On the night of 3 November 1917 the 4th Canadian Brigade relieved the Canadians that captured the lunar swampy landscape that was Crest Farm at 2:45 AM. The relatively fresh 21st Battalion was sent in to guard the recently captured Crest Farm by the 4th Division. On the right was the 19th Battalion, and on the left the 21st Battalion was on left of Crest farm.

1917 Map and Location of Crest Farm
Credit: McMaster Archives
Contemporary Photo of location
 of Crest Farm Credit: Google Maps
At 3:45 AM, the German started to bombard Crest Farm and reserve and support areas. At 4:50 AM, Brigade HQ witnessed the 21st Battalion sending off  red S.O.S. flares. The attack by German Stoßtruppen (Storm Troops - Specialist Assault Troops) breached the Canadian wire charged right into the 21st and 19th Battalions. The 19th Battalion made quick work of the German attackers, while on the left; the 21st Battalion had to call in a reserve company to help dislodge the enemy. By 6:45 AM, the Germans had launched two small isolated attacks on the 21st Battalion, both of which were halted. Canadian After-Battle reports state German infantry laid in shell holes in front of the Canadian position but were unable to advance. During the defence of Crest Farm, the 19th Battalion provided valuable assistance to not only the 21st Battalion, which suffered 203 causalities, but also to the Australians on the right flank.  The 19th Battalion sent almost a company sized force to help shore up the Australian defences.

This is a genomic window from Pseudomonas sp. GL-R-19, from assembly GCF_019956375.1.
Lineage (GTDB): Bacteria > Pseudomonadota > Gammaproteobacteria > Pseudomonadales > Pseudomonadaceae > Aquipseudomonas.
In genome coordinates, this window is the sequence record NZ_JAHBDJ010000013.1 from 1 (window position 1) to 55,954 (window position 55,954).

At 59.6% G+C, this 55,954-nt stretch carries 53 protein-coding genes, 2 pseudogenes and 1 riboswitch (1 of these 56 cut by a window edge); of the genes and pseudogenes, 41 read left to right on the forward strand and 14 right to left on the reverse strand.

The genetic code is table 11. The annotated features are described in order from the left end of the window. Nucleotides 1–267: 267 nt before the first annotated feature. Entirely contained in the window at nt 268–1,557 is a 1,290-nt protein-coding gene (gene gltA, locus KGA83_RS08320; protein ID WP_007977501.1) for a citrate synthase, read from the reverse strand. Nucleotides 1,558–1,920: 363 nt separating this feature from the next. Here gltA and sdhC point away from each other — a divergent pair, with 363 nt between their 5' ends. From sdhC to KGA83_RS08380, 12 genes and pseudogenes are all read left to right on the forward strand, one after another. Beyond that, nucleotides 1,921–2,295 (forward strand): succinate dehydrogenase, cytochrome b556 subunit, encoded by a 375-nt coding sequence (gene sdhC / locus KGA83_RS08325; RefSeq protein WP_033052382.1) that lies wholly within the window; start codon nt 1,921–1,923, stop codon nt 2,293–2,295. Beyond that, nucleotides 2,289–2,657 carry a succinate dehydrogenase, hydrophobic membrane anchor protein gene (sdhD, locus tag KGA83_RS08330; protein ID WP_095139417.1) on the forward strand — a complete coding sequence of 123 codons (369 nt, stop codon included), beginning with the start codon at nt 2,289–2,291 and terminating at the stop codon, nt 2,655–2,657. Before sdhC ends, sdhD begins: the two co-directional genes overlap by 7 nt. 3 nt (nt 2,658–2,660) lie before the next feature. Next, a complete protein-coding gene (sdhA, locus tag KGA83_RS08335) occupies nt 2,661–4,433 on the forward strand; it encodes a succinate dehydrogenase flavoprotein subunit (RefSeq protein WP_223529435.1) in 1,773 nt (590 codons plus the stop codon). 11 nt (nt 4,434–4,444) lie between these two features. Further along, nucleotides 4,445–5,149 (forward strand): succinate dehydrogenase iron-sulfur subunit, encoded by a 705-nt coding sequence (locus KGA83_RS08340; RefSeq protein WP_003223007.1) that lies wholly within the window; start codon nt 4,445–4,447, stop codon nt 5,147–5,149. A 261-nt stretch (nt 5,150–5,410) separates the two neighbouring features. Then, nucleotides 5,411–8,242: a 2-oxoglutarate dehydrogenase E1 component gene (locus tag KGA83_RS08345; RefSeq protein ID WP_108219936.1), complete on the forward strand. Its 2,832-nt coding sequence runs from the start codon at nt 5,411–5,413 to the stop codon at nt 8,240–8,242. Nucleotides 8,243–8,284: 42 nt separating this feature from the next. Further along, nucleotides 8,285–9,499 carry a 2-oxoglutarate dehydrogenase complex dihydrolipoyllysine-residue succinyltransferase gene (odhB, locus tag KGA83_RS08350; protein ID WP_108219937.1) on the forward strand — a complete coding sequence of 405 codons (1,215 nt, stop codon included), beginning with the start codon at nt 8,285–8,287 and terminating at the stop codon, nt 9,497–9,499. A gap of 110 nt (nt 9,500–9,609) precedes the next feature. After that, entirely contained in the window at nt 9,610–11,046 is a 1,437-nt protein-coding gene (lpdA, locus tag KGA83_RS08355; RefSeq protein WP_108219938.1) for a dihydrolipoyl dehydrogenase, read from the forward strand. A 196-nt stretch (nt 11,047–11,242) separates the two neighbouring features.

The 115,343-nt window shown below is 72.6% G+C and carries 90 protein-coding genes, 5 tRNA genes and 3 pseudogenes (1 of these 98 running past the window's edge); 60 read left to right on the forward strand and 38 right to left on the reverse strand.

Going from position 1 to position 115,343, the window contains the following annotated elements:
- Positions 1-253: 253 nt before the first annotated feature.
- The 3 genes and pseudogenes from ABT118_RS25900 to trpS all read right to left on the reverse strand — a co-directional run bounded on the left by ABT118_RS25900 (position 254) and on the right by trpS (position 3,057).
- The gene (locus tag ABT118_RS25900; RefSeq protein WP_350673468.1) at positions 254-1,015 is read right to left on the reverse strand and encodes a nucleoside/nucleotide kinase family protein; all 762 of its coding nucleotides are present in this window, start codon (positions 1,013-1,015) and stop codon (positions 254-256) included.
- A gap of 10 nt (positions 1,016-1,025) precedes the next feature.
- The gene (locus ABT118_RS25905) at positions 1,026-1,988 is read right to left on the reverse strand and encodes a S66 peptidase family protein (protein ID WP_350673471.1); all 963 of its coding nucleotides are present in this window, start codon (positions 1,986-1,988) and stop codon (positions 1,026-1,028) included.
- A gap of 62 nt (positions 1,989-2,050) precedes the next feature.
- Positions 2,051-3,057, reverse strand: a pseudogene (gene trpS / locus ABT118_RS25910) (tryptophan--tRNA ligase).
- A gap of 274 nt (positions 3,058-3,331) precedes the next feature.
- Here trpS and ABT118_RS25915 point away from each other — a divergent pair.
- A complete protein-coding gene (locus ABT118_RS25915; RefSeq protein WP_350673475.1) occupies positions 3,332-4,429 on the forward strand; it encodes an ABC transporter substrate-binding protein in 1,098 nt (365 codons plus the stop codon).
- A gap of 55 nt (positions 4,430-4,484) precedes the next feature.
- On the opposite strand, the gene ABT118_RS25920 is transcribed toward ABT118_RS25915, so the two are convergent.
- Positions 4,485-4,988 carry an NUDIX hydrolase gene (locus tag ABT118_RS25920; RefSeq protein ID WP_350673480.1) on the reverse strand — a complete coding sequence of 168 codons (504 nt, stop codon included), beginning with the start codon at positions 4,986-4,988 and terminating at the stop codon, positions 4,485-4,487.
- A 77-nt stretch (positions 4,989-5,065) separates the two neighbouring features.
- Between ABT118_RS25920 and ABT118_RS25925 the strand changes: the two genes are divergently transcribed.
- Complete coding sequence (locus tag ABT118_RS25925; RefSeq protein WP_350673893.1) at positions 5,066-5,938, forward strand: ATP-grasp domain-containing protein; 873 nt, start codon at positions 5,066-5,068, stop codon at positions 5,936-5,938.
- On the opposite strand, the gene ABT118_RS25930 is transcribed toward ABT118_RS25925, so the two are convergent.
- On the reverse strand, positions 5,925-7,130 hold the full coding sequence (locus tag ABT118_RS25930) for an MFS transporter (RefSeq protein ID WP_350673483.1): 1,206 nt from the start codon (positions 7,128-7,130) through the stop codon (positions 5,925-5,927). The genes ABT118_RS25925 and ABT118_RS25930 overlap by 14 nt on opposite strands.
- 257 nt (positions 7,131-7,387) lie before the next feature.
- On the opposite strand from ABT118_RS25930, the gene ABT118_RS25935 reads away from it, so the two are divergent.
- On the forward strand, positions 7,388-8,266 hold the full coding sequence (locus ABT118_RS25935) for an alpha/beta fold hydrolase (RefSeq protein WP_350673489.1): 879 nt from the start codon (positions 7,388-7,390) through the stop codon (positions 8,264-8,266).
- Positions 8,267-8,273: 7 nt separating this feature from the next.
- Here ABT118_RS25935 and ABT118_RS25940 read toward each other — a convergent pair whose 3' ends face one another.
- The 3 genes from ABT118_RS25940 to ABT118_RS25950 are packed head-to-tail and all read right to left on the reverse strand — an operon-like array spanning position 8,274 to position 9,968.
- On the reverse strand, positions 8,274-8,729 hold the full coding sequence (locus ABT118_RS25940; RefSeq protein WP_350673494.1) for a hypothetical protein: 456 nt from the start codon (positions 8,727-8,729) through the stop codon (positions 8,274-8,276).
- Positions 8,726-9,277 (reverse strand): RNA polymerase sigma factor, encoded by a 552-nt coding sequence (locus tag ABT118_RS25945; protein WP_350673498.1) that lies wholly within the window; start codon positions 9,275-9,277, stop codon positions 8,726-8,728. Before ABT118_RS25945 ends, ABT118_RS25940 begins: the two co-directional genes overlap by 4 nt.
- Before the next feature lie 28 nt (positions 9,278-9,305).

Menin Gate, Leper Belgium
During the defence of Crest Farm, 16 year old Private Anthony Skarrizi went missing. There is no record in existence that tells historians what happened to the young inexperienced soldier. All we know is that he never answered his company roll call again. His name is engraved at the monument to the missing at the Menin Gate at Leper (Ypres), Belgium. Like most of the missing of the Great War, Private Skarrizi was likely killed by a direct hit by an enemy shell. The impact of the explosion, and the confusion that followed the battle hampered efforts by stretcher bearers to retrieve the body of Private Skarrizi. After the battle, Anthony Skarrizi’s family at 656 Reid Street, Peterborough, would receive several telegraphs and letters informing them that their son was missing, and eventually declared dead. 

Author would like to acknowledge the assistance and great research work provided by the 21st Battalion Website. Please visit them at